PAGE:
There are no splashy campaign signs outside the building or upper-level office suite where Democratic presidential candidate Kamala Harris has set up her temporary national headquarters in Baltimore. The California senator’s name doesn’t appear in the lobby directory.
Presidential campaigns — often associated with brightly colored literature, banners and balloons — are not normally reticent about announcing their presence. Quite the opposite.
But a campaign staff member for Harris had created a local guessing game by recently tweeting: "We are definitely located in Baltimore City. Can’t disclose the location."
Speculation abounded. Downtown or inner city? Gentrified Fells Point or struggling Penn North? National press secretary Ian Sams had responded to a question a week ago by saying: “We don't yet have an HQ.”
On Tuesday, the political puzzle was solved when The Baltimore Sun found the candidate’s digs in a brick building in Stadium Square, an up-and-coming, three-block development between Federal Hill and the city’s professional sports stadiums. The space is being used by the campaign while it readies more permanent space downtown.
The campaign said Wednesday that the permanent space will be on South Charles Street. No exact address was available.
In the meantime, the Stadium Square site, which also houses wealth management advisers and account executives, offers shared work areas, month-to-month leases and views of M&T Bank Stadium and surrounding neighborhoods.
When a reporter and photographer arrived, Lily Adams — the candidate’s communications director — was conducting a meeting in a small, glass-enclosed room crammed with seven campaign workers. A group of other workers were meeting nearby.
Harris — whose slogan is “For the People” — had not meant to turn her Baltimore location into such a mystery, Adams said.
“We were trying to find a temp space to work out of,” she said. “Obviously we’ll get a permanent space. Most campaigns do that where you start in a smaller space — with a smaller number of people — and then grow. I would guess we’d probably move in the next month or so.”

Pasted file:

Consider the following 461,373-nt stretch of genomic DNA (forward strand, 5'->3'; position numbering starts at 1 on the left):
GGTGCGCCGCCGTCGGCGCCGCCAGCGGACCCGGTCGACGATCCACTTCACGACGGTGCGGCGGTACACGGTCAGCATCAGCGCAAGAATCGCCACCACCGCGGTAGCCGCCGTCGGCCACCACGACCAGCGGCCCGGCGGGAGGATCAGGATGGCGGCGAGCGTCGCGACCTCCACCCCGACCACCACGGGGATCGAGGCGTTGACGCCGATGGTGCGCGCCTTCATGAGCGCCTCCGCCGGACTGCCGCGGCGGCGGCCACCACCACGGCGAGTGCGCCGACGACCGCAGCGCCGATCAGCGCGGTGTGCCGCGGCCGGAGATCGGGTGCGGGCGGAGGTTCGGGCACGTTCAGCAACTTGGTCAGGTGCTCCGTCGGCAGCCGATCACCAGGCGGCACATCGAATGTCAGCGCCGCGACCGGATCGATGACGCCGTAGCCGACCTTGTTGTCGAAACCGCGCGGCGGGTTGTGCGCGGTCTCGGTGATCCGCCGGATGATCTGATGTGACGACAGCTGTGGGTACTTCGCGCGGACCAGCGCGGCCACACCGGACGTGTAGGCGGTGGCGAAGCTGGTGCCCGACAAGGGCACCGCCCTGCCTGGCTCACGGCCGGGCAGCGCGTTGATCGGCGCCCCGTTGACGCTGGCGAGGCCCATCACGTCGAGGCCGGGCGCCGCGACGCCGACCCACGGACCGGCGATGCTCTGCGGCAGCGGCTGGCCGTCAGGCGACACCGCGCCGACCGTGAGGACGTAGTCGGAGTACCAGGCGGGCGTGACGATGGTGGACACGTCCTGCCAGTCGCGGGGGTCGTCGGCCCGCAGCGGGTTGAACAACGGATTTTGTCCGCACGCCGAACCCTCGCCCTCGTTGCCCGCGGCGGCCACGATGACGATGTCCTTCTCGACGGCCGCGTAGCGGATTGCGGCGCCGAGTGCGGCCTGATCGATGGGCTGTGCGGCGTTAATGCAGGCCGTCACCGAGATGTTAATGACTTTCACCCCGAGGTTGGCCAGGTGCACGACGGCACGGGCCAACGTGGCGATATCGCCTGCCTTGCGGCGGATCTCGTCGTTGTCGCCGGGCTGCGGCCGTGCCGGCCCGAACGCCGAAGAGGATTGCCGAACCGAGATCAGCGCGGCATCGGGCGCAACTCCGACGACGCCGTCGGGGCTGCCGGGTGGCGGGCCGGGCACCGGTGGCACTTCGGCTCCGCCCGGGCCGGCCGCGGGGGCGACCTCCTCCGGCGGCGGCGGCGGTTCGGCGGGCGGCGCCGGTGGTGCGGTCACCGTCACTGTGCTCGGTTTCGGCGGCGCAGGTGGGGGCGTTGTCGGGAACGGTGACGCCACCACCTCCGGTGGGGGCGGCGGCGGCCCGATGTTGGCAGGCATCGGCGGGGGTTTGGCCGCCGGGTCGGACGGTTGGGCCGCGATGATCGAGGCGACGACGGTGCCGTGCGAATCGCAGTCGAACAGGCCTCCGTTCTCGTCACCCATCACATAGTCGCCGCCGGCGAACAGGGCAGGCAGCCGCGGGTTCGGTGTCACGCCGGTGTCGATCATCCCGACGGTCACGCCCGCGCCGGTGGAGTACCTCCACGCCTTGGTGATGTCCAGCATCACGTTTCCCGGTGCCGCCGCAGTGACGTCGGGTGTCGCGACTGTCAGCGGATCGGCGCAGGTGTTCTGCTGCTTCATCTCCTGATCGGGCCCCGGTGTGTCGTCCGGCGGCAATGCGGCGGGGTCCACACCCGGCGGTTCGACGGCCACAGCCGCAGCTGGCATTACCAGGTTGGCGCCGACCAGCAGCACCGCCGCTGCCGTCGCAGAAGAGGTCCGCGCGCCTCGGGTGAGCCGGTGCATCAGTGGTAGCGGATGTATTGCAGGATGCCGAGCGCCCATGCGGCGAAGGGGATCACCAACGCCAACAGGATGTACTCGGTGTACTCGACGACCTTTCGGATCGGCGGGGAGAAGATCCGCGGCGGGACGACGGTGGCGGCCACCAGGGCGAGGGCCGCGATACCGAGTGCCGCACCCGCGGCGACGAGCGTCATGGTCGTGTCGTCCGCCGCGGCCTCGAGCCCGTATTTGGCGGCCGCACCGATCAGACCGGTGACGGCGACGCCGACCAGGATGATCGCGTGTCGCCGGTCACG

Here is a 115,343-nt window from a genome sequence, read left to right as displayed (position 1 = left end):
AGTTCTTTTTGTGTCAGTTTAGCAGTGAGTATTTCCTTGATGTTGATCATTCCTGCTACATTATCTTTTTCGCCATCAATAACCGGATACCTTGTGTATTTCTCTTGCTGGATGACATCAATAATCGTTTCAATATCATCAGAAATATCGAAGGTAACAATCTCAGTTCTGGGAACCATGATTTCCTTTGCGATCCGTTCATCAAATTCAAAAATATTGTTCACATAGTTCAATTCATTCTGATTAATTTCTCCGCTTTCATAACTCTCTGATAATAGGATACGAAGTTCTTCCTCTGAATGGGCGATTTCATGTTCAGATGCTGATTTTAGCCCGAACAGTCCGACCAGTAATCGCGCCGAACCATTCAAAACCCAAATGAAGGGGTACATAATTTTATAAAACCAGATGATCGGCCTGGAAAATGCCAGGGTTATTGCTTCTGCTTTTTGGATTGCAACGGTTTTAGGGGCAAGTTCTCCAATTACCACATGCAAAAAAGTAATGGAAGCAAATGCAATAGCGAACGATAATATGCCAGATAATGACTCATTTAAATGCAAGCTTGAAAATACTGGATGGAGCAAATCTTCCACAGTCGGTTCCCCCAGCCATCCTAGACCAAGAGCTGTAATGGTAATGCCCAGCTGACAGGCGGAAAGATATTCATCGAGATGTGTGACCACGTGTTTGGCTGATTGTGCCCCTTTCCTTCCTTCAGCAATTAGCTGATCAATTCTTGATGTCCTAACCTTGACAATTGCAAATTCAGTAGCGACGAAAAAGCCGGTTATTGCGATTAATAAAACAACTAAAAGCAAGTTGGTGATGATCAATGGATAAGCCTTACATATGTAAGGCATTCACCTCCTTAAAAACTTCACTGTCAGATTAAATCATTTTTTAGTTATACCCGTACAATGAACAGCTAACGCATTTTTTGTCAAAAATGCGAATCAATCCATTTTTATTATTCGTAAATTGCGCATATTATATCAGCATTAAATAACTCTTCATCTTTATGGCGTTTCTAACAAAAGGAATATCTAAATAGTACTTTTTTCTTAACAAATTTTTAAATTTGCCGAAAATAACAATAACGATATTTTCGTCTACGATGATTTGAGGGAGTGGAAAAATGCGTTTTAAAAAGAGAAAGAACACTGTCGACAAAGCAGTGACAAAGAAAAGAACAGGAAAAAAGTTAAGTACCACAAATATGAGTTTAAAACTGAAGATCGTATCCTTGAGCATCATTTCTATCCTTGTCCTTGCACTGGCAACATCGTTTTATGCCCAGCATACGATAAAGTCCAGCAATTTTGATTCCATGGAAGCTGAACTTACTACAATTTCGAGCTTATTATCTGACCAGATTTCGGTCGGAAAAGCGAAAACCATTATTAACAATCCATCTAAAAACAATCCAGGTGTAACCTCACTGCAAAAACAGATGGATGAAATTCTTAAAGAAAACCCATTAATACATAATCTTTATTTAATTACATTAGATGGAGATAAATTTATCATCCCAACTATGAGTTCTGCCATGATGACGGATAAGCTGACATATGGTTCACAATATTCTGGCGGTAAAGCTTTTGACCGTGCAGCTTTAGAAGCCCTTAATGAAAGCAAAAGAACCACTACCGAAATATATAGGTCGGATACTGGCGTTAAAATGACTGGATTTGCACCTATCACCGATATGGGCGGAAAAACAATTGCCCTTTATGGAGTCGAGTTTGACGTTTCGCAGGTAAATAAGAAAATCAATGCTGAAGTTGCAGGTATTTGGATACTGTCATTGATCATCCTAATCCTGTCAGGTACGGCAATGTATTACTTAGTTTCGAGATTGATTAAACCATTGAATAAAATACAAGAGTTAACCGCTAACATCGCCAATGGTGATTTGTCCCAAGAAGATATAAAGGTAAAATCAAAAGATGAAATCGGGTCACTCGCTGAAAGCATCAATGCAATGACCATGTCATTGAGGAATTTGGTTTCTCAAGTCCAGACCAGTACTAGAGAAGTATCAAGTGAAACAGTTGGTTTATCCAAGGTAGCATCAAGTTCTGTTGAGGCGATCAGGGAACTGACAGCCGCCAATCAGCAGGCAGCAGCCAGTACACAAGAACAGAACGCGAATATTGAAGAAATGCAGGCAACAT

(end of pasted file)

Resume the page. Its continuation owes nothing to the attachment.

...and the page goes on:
The campaign moved into its temporary digs in January and has 20 to 30 people working there. It’s uncertain how many Harris workers will ultimately be located in the city.
The campaign said the permanent site will be located in an “opportunity zone.” That federal program — part of a 2017 tax reform law -- is designed to attract billions of dollars of private investment and government resources to distressed communities around the nation.
Harris, who grew up in Oakland and is the former California attorney general, is vying for the Democratic nomination in a crowded field. Former Vice President Joe Biden, the best known of the bunch, leads in early polls.
Harris picked Baltimore for her headquarters, aides said, because of its diversity, its proximity to Washington and Baltimore-Washington International Thurgood Marshall Airport, and because it is in the Eastern time zone. The city has been struggling with high homicide rates and a mounting scandal related to Mayor Catherine Pugh’s sales of her “Healthy Holly” children’s books.
“Baltimore has got obviously a great community. It’s an emerging city in the country,” said Adams, a granddaughter of the late former Texas Gov. Ann Richards. “It’s diverse. It’s got a lot of what the campaign is all about. That was really the thinking behind it.”
Harris, who is of Jamaican and Indian descent, has made occasional appearances in Maryland politics, most recently endorsing Ben Jealous last summer during his unsuccessful gubernatorial campaign. She also appeared in 2017 at the NAACP convention in Baltimore, where she called for national reform of cash bail and other criminal justice issues.
Harris announced her candidacy in January. As the months passed, Baltimoreans began openly wondering on Twitter whether she had changed her mind about locating in the city— perhaps because of the scandal involving the mayor.
But the campaign said its plans had not changed.
“We're excited to be a part of the city,” Sams said.